On today's BradCast: That mighty "thud" you heard on Friday morning? It may have been the release by Donald Trump and U.S. House Republicans of their long-awaited, much-ballyhooed, self-generated memo, which they promised would expose "worse than Watergate" crimes and wildly biased partisan "witch hunt" activities by the FBI and DoJ as part of their investigation into whether Team Trump worked with Russia to undermine the 2016 Presidential election. It did none of those things. But it does expose them as hypocrites when it comes to U.S. surveillance policies. [Audio link to show posted below.]
The three-and-half page memo was released on Friday despite the strenuous objections of Democrats and Trump appointees at the FBI and DoJ who shared "grave concerns about material omissions of fact that fundamentally impact the memo's accuracy" before its release. Trump didn't care. The document, made of partial, cherry-picked facts, is meant to suggest the FBI inappropriately obtained a secret warrant (and three renewals for it) from the Foreign Intelligence Surveillance Court (FISC) to spy on Carter Page in late 2016. Page was a Trump campaign volunteer who had long been on the radar of the intelligence community after being cited in intercepts from Russian intelligence agents discussing him as an asset as early as 2013.
The newly declassified memo is the work of U.S. House Intelligence Committee Chair Devin Nunes (R-CA) and his staff, who may or may not have worked with the White House itself on the effort, but it ultimately appears to do little to bolster their argument that Republican Robert Mueller's Special Counsel probe is in some way compromised by Democratic partisans. (Even Shepard Smith of Fox "News" seems to agree.)
It does, however, underscore concerns about the manner in which Foreign Intelligence Surveillance Act warrants are obtained in the secret FISA Court, where there is no adversarial opposition to the secret case offered by the Government. All of which begs the question as to why Nunes himself voted just two weeks ago against FISA reforms advocated by civil libertarians on the Right and Left, and in favor of extending and expanding the controversial surveillance law for another 6 years. It also begs the question as to why Trump signed that FISA extension without reforms to the process that he and Nunes are now claiming to be so troubled by. Again, that was all just two weeks ago! [My conversation on that matter on this show, two weeks ago with former DoJ attorney Elizabeth Goitein --- after Nunes and the House passed the bill, and just before Trump signed it --- is right here.]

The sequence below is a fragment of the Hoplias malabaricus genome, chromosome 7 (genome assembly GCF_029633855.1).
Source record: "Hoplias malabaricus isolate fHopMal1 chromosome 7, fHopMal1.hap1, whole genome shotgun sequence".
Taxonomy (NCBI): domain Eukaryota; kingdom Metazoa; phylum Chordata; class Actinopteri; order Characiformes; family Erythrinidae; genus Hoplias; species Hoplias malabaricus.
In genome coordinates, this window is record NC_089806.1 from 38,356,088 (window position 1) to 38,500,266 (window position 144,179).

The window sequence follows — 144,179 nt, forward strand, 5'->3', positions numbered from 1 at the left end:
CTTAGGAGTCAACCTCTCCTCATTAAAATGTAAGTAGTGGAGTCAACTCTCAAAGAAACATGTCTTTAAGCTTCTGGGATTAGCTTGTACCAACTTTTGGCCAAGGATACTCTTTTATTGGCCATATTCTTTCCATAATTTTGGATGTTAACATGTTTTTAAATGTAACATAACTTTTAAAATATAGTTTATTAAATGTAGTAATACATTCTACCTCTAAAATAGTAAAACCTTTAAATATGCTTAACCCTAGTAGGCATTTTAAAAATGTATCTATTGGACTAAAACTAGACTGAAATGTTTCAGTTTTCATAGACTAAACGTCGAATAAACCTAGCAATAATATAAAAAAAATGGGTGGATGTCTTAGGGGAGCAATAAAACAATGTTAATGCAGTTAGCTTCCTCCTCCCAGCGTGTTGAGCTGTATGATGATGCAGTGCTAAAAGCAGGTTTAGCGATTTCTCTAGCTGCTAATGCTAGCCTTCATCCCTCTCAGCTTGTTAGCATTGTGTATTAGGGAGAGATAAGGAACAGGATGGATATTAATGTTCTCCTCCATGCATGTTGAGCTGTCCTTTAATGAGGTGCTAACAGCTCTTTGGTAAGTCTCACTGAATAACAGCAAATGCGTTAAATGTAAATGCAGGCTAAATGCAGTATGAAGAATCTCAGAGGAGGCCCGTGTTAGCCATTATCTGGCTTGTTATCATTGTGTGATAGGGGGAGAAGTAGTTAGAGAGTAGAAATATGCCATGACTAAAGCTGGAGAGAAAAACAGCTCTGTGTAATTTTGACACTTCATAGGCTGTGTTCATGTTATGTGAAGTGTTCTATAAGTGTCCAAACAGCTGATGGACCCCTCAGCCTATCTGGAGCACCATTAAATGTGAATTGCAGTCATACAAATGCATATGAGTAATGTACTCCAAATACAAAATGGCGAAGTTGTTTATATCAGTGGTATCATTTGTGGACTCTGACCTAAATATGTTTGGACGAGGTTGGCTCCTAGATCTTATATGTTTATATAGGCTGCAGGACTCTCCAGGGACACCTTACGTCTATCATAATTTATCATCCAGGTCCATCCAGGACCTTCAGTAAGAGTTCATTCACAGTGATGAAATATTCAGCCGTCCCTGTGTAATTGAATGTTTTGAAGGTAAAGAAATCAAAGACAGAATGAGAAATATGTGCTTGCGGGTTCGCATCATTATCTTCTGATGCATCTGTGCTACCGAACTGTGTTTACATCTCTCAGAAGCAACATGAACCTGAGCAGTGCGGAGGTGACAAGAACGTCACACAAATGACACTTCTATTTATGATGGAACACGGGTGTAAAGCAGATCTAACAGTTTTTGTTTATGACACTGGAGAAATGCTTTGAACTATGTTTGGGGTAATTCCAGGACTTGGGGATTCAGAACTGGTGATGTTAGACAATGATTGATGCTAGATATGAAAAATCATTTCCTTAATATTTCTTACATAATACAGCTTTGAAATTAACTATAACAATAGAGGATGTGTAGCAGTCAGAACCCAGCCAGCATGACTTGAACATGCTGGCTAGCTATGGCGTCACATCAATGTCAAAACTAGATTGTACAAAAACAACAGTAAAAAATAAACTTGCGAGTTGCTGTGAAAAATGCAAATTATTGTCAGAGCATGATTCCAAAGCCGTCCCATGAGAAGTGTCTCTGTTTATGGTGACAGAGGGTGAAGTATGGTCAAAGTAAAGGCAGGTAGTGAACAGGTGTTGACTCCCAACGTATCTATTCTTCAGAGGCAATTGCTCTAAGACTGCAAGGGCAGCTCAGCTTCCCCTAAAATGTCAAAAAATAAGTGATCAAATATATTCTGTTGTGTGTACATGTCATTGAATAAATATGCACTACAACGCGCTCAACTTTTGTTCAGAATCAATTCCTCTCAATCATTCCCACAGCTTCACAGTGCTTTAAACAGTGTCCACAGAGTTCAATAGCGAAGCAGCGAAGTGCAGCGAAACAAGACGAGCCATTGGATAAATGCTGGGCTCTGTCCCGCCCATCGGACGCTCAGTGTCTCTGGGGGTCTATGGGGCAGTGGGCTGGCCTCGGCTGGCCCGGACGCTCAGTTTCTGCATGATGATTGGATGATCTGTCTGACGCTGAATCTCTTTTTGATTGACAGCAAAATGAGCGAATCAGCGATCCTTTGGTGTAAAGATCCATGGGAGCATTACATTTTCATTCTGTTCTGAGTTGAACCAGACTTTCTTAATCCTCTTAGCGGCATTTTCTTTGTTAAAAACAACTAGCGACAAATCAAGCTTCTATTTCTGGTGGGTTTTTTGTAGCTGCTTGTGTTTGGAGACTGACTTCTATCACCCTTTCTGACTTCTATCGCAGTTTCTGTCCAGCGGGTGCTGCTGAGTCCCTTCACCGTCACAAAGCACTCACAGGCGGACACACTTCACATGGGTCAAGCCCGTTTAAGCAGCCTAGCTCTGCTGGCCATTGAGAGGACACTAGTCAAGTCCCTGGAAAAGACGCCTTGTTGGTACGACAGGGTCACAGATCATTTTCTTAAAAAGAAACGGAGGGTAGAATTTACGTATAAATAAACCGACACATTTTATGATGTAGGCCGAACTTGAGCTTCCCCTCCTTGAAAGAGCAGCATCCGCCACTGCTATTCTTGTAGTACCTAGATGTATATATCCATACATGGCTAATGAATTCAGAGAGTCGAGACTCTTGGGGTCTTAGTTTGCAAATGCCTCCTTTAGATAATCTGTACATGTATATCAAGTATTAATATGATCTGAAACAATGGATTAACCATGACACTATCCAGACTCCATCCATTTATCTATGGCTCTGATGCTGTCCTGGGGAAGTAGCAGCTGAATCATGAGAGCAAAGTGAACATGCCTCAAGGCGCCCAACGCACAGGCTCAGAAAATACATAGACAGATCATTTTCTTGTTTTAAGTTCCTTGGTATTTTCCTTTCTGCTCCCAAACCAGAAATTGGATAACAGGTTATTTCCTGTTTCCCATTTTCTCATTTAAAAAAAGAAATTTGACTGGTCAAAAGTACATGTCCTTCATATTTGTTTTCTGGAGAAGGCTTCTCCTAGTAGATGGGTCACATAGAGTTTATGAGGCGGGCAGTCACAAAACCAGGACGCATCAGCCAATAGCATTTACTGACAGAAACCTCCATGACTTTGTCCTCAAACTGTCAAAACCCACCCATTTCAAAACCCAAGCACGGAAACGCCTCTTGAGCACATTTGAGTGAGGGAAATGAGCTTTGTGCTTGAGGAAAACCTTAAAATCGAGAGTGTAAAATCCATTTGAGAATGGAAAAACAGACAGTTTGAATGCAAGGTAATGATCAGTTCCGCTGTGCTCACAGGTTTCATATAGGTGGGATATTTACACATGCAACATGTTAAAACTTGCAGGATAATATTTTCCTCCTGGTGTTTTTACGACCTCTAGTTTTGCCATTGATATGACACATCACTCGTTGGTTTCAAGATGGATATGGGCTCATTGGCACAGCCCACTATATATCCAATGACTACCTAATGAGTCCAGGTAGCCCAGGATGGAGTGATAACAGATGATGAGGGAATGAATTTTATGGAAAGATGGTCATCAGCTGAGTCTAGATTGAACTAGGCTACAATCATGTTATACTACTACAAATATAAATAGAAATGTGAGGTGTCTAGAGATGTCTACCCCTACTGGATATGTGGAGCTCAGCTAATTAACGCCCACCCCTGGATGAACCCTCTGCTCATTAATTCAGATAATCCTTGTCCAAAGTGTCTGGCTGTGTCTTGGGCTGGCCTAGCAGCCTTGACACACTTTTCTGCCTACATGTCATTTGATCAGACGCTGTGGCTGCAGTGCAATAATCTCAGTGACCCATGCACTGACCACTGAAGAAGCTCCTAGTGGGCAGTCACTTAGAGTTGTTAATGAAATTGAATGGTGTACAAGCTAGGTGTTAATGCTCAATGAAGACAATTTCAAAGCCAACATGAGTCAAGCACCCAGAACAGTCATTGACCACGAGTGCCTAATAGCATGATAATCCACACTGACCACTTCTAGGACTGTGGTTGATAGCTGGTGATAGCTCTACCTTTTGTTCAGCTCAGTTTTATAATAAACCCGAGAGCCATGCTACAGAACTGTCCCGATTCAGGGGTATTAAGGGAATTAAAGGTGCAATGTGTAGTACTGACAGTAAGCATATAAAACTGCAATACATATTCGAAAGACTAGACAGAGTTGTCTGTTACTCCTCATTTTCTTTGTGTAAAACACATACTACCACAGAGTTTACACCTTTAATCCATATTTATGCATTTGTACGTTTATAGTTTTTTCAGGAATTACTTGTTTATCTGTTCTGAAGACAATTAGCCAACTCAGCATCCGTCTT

Then, as the cable news channels continue to devote nearly 24/7 to political intrigue and food fights, a reminder that a fish rots from the head down. To that end, the petty cruelty of Donald Trump is permeating its way into executive branch agencies, polices and behavior with nowhere near the media sunlight it deserves. We cover a number of the under-reported recent stories of how his cruel, hard-line immigration policies are ripping families apart and hurting real people, right now, and at least one federal judge who drew a hard line in the sand this week against at least one aspect of those policies.
Finally, as promised earlier this week, a disturbing story about Diebold, the makers of ATMs and (formerly) of computer voting, registration and tabulation systems, and a newly-issued warning that their ATMs are being hacked to spit out cash in a scheme called "jackpotting". But while the security built into their machines that contain thousands of dollars of actual cash may not be great, you needn't worry about the security of their systems used to cast and count our votes in at least one-third of the country this year in our upcoming 2018 midterm elections, right? After all, neither Trump nor Nunes nor the rest of the Congressional Republicans appear to be too concerned about it, so why should you be?...
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